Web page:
Needless to say, good risk management calls for a disciplined claim reporting process so that the many sources of claims (customers, employees, or members of the general public) are enabled to support best efforts to affect coverage where applicable and to engender the fullest collection of evidence through rapid investigative response in support of the best decisions about claim resolution.

Claim Accuracy Matters

Beyond the importance of quick reporting, the other critical aspect of reporting is the thoroughness and accuracy of what are the basics of "what, where, when, how, and who." These essential basics and some of the detail that is sought in the investigatory process enable an early, if preliminary, answer to the question of whether or not insurance applies, or, in the absence of insurance, a legal obligation has been created typically as a result of some form of negligence causing damages.

Thorough claim reporting is a bit of a misnomer in that the "first report" is by its very nature limited in scope. Most insurers and self-insurers create a one- or two-page "first report" that captures the essential basics in answer to the five key questions noted above. For workers compensation claims, these will often be completed by supervisors of injured employees. If the claim involves a fleet auto accident, the fleet program manager or driver will submit the claim. To get the most reliable basics, you want this information provided by either the directly affected party of someone at the scene of the accident or at least someone with a clear view into the initial facts that are so important to informing and getting an investigation initiated and off to the right start.

These basics include the identity of and contact information for witnesses who can corroborate the report of the claimant. This element is the best example of how the combination of the time element and the sufficiency of first reported basics can be so crucial to the best outcome of an investigation. In short, the sooner you get to witnesses, the more likely it is you'll get an accurate view into what happened. Time is of the essence in terms of witness reliability, and so it is for those reporting the initial facts of the loss.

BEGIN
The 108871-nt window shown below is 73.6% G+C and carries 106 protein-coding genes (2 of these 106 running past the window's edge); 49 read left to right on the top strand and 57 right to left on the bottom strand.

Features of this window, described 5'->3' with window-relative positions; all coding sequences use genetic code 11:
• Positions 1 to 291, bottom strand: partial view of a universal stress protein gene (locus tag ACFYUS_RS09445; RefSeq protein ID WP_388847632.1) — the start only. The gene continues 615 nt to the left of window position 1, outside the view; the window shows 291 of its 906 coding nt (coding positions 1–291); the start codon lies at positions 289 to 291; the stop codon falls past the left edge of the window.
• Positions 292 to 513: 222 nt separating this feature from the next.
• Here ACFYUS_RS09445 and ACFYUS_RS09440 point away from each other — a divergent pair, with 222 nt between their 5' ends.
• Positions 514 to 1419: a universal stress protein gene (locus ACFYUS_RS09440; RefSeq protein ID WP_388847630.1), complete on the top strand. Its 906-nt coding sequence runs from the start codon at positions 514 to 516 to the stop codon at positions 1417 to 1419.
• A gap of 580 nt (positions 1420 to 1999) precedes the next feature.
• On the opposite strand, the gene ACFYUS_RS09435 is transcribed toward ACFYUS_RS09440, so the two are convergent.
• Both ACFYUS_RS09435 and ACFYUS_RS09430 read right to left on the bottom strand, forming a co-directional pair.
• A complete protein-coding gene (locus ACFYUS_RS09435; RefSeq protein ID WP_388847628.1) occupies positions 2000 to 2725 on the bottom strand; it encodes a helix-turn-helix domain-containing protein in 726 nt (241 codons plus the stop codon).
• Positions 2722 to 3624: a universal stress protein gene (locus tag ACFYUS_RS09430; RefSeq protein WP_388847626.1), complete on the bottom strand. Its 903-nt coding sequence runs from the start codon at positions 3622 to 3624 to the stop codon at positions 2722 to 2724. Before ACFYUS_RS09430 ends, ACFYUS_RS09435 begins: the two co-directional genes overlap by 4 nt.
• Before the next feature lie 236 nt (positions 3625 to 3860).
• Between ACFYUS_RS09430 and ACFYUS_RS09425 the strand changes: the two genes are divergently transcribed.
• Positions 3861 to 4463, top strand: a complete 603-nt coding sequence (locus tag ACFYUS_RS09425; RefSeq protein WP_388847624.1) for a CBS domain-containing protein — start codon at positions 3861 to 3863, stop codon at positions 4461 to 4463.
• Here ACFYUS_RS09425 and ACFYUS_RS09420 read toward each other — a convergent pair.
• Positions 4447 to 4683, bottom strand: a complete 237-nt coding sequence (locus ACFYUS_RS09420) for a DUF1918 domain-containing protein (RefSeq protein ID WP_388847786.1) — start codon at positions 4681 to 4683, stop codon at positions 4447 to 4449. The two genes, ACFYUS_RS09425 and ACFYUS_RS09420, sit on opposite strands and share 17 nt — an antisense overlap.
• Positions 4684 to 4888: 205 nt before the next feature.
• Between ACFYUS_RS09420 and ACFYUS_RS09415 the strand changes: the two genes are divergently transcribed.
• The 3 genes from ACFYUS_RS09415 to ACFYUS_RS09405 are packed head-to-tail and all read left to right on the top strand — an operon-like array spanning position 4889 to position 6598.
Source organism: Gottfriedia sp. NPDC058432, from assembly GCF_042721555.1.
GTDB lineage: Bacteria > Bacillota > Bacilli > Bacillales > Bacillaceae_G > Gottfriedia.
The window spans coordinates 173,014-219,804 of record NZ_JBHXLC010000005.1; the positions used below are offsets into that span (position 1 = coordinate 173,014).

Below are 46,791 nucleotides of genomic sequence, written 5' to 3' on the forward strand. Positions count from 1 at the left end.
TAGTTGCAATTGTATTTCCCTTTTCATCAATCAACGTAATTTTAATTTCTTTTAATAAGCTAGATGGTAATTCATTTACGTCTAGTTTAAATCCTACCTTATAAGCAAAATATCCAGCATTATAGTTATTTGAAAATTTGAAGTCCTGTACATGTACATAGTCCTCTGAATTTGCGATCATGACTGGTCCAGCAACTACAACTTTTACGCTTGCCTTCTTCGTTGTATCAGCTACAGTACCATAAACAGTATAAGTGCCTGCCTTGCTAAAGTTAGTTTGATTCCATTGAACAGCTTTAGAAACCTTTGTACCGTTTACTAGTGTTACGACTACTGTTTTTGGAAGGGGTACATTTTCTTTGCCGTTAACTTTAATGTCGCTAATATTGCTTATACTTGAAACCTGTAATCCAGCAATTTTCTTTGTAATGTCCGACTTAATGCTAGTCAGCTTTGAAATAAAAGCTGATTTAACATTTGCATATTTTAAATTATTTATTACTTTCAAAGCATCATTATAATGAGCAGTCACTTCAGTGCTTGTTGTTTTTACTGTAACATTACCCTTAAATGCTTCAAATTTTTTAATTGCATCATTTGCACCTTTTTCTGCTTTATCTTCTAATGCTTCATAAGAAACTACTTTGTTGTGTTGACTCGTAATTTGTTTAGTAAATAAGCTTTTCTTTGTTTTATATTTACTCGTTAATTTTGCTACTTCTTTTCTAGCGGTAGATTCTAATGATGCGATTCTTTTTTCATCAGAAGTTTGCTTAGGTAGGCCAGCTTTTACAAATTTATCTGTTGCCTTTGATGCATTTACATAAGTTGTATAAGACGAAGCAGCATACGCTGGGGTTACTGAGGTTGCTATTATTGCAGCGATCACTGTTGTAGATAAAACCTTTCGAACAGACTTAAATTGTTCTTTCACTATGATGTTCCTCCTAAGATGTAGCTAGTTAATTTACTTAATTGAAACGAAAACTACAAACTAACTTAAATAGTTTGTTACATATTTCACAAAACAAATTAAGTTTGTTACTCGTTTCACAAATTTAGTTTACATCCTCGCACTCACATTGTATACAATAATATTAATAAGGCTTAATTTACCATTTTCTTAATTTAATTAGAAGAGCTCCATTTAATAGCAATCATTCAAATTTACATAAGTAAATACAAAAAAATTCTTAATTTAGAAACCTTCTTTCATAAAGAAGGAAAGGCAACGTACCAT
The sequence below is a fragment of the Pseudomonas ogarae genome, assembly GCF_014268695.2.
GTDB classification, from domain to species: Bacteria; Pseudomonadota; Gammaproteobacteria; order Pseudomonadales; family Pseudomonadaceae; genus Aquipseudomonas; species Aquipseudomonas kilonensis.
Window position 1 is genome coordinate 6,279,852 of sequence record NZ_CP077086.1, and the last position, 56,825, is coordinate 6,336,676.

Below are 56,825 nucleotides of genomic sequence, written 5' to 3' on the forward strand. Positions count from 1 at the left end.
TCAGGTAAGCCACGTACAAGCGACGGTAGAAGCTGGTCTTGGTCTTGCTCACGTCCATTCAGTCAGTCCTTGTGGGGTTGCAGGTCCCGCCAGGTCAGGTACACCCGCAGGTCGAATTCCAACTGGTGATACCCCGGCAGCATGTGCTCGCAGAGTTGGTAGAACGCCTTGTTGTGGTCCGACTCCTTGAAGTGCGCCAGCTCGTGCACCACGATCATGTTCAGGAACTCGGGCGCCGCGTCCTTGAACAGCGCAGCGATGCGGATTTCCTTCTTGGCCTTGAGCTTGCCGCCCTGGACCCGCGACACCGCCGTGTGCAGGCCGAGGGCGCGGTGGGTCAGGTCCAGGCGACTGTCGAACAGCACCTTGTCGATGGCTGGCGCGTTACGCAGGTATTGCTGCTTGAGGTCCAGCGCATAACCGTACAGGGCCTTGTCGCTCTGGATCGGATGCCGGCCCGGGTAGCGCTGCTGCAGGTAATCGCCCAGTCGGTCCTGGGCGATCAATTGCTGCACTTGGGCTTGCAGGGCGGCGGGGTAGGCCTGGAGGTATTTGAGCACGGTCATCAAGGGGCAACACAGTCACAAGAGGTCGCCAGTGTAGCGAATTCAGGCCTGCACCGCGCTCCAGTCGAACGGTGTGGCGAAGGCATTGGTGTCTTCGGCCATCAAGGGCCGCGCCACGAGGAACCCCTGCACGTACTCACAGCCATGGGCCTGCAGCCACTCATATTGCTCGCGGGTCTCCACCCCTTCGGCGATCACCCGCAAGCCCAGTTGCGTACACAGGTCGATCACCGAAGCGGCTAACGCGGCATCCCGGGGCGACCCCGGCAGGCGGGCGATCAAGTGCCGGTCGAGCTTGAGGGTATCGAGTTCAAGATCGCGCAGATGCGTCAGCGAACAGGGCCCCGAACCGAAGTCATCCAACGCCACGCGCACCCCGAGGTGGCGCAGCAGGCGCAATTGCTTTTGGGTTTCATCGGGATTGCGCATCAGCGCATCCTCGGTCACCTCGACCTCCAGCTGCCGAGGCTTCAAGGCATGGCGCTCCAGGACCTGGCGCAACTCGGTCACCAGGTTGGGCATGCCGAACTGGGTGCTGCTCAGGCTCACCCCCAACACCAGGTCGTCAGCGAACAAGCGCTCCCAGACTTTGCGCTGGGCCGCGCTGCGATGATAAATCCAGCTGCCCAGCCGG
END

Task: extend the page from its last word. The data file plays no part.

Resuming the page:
The best example of the importance of this seemingly trivial aspect of claims administration is what is seen in the WC world where accidental injuries can, under most WC statutes, be reported up to 30 days after the accident (though, later reporting often will not preclude an obligation to pay a claim). In the WC area, there is a direct, proven correlation between rapid, thorough reporting and the quality of the outcomes of the claim. Among other things, the following occurs when these qualities are met.

  • The injured employee can be directed to the appropriate medical care sooner rather than later.
  • The disability can often be shortened.
  • The likelihood and severity of permanent injury can be lessened.
  • Contributory safety violations can be more quickly remediated, protecting other employees.
  • Fewer injured employees end up in legal disputes with their employers over the claim.
  • The likelihood that fraud can be identified and addressed is improved.
  • The total cost of claims and related insurance premiums is often reduced.

While all of these impacts are often found in statutory WC claim scenarios, they are even more evidenced in Texas where employers are legally able to "nonsubscribe" to the statutory WC system. Where the more responsible employers choose this option, studies of long-term loss trends have repeatedly proven that the related cost of claims are 40 percent or more lower than those covered by the Texas WC statute. These results in Texas nonsubscription may be the best evidence of the value inherent in rapid, thorough first reporting of claims and the first and not insignificant step to better claim outcomes.